As I find myself on the wrong side of 30, I take solace in life's simple pleasures. True Hip-Hop is one such comfort, and it could be found in abundance at last night's Fresh Fest.
The crowd was noticeably more mature than many hip-hop shows I've been to; while quite a few "whipper-snappers" came out, much of the audience looked to be in their forties (the same age as the headliners). It wasn't quite a full house, but St. Louis made a very respectable showing to honor some of Rap Music's true pioneers.
Another sign that the show was for grown folks - it started on time. Radio personalities DJ AJ and "Hypeman" D-Stone set up early to prime the crowd. DJ AJ's set was like a condensed history of rap, playing a few short seconds from classic tracks, then moving on. The duo included St. Louis classics like Black Pearl Mafia's "My Dick" and Sylk Smoov's "Trick wit a Good Rap."
Before long, Rob Base and DJ E-Z Rock started the show with "Joy and Pain," with America's Got Talent contestant Kyle Rifkin singing the hook. Rifkin continued to flex the pipes singing "My Girl" and "Aint' too Proud to Beg" over 50 Cents "In Da Club." They performed a short set and closed out with their best-known hit, "It Takes Two."
During the intermission that followed, I went over to the Halo Bar to smoke. I must say I was disappointed that you had to practically leave the venue to light up, but it did give me a chance to keep up with the Cardinals game. (They didn't clinch ye.t)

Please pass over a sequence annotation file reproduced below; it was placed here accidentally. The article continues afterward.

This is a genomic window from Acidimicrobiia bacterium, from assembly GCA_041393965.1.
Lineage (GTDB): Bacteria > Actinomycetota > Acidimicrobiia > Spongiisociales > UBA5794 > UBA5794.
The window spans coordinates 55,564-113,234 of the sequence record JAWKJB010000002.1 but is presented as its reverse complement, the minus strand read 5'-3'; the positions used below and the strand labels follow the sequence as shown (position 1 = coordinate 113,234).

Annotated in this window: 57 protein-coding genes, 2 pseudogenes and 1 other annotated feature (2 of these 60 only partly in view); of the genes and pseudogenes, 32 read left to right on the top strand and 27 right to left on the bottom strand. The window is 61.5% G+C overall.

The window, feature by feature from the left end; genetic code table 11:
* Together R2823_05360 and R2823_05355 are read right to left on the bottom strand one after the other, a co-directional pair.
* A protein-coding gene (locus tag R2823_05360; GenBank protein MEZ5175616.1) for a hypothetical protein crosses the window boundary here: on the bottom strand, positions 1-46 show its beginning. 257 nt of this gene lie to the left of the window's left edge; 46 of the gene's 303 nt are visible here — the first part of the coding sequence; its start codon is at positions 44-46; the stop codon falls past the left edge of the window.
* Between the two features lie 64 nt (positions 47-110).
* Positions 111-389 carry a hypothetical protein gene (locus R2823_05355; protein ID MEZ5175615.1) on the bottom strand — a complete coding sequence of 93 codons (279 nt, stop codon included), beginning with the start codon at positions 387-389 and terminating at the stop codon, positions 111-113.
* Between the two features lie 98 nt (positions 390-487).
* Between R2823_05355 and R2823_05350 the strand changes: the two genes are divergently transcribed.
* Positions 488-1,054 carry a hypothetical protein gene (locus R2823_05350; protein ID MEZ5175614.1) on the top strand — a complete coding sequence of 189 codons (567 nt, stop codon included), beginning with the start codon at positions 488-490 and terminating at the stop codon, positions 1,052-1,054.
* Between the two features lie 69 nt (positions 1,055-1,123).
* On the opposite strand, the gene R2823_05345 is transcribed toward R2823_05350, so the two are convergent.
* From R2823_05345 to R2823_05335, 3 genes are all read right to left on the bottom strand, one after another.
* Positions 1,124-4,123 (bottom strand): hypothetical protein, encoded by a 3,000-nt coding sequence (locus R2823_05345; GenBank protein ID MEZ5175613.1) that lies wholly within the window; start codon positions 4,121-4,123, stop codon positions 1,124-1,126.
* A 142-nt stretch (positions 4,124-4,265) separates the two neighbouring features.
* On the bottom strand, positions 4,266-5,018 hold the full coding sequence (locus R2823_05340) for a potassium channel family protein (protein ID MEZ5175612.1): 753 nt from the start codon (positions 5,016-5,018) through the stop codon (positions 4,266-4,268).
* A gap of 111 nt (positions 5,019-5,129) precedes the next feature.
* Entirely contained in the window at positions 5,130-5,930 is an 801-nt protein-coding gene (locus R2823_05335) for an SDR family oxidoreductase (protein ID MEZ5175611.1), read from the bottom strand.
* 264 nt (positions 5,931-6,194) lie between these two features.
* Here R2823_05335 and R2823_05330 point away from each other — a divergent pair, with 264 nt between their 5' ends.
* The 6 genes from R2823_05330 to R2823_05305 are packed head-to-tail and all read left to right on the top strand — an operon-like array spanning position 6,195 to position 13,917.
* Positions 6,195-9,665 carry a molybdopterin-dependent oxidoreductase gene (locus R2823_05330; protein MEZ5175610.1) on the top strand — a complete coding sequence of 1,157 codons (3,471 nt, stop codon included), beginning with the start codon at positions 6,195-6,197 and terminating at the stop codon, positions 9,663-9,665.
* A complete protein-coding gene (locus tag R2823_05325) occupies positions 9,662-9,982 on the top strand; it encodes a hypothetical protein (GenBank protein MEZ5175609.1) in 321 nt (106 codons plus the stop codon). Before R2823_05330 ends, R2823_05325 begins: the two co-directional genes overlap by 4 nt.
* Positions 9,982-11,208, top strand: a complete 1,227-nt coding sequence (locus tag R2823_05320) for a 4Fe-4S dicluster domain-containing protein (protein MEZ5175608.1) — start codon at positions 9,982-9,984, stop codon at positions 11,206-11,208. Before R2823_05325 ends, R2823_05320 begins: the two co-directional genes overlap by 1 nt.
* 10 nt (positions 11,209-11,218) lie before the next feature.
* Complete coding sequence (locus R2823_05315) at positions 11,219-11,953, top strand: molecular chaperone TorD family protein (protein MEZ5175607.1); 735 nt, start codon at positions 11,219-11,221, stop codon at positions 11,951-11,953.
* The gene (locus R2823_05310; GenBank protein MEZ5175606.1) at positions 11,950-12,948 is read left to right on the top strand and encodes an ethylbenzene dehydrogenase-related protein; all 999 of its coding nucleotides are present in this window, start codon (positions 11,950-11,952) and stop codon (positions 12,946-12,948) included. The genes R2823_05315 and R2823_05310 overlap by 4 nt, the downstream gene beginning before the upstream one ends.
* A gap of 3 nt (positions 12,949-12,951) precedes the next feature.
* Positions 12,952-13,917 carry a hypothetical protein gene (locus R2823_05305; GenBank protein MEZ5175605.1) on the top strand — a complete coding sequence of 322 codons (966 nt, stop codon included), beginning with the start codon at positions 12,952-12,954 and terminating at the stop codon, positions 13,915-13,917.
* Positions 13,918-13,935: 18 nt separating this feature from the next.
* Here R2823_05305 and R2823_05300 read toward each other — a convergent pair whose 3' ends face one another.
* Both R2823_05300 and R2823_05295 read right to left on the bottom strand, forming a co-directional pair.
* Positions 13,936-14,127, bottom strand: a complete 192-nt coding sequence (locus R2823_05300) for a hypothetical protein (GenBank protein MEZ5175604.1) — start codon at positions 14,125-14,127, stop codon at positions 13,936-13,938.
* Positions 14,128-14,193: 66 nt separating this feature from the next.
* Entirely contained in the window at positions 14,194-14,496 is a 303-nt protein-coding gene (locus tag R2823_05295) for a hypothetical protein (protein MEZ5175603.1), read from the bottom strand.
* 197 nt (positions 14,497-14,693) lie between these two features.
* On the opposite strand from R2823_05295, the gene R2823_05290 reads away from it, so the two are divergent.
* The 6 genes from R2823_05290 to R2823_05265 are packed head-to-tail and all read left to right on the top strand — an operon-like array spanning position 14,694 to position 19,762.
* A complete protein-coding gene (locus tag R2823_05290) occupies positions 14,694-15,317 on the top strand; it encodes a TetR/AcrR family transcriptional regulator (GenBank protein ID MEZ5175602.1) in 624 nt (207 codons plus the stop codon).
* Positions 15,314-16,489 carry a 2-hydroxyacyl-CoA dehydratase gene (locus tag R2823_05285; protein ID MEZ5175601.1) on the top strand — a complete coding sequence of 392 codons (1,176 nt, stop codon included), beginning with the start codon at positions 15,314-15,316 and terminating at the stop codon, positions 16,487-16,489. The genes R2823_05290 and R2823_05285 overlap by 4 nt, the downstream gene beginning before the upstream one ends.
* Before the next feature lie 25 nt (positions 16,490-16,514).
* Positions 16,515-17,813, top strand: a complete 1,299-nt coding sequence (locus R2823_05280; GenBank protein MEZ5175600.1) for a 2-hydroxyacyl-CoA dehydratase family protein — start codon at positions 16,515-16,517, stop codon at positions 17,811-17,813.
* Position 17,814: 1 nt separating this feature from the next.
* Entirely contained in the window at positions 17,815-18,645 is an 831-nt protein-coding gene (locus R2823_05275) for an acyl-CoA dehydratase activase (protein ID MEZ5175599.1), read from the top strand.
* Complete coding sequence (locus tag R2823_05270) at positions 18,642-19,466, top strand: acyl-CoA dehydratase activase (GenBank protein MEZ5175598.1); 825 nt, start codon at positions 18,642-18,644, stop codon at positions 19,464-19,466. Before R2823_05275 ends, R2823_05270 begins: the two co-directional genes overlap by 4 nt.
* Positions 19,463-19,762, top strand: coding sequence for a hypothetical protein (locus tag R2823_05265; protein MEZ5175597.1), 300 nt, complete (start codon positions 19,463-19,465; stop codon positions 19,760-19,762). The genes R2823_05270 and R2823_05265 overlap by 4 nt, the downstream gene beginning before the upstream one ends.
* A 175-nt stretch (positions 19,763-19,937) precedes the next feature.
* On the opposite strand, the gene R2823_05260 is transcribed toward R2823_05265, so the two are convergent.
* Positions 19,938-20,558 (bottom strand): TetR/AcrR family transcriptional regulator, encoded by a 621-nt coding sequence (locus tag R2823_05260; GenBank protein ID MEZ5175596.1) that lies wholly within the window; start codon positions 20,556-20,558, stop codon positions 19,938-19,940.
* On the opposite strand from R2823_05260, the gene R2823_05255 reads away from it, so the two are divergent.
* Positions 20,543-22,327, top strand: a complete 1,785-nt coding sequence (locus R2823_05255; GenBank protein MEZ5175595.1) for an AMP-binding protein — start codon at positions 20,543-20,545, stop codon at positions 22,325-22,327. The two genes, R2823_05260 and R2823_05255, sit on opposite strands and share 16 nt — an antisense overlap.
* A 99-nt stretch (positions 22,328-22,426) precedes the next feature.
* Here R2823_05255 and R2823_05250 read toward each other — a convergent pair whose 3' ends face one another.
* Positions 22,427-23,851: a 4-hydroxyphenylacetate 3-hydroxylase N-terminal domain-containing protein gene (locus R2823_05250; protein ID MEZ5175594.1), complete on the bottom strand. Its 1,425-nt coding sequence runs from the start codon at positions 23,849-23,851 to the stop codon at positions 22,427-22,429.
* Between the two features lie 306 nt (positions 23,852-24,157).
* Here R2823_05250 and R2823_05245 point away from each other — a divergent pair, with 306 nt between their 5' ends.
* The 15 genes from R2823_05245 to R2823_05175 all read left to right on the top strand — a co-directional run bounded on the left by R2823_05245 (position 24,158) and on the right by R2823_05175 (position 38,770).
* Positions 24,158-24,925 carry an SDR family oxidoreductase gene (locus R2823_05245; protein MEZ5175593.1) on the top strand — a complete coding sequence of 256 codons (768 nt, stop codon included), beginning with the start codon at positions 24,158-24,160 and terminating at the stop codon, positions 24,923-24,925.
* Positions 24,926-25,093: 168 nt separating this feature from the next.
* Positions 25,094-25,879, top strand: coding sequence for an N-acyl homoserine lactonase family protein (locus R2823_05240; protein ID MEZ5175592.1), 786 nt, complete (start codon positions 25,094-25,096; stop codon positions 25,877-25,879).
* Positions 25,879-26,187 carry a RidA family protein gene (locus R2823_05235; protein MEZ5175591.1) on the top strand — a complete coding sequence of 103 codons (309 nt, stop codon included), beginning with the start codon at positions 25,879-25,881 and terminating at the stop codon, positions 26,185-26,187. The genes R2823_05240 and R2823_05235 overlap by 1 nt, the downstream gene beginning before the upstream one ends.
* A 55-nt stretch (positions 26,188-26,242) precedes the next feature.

The floor became crowded as Slick Rick took the stage with his signature eye-patch and outrageously-sized jewelry. 'The Ruler' made reference to himself as "the Smokey Robinson of Hip-Hop" as he performed favorites from his back-catalog. He included some of his later work, like the Outkast collaboration "Street Talkin" from his 1999 album, The Art of Stroytelling, but I'd have like to have heard some of the more recent songs he's been featured on, like "Hip Hop Police" with Chamillionaire. Nevertheless, he played every hit single from his 1988 debut album The Adventures of Slick Rick, the most famous of which being "Children's Story."
"Children's Story," Slick Rick
Last to perform was "the Human Beat-Box" himself, Doug E. Fresh. As opposed to the more ostentatious style of Slick Rick, Doug came out wearing a suit and tie. In between songs, Doug would take the fans down memory lane with musing about "the wire hanger for a television antenna" and so forth, and he included a mix of TV show themes from the seventies. Of course, he showed off the beat-boxing technique that helped make him famous so many years ago. Towards the end, Slick Rick rejoined Doug E. Fresh to close with "The Show" and "La Di Da Di," followed by a brief tribute to Michael Jackson.
All in all, it was a great concert with great energy. The music and crowd participation reminded me of a time when hip-hop was just about having fun. I may have one foot in the nursing home, but I still know a good time when I see one.
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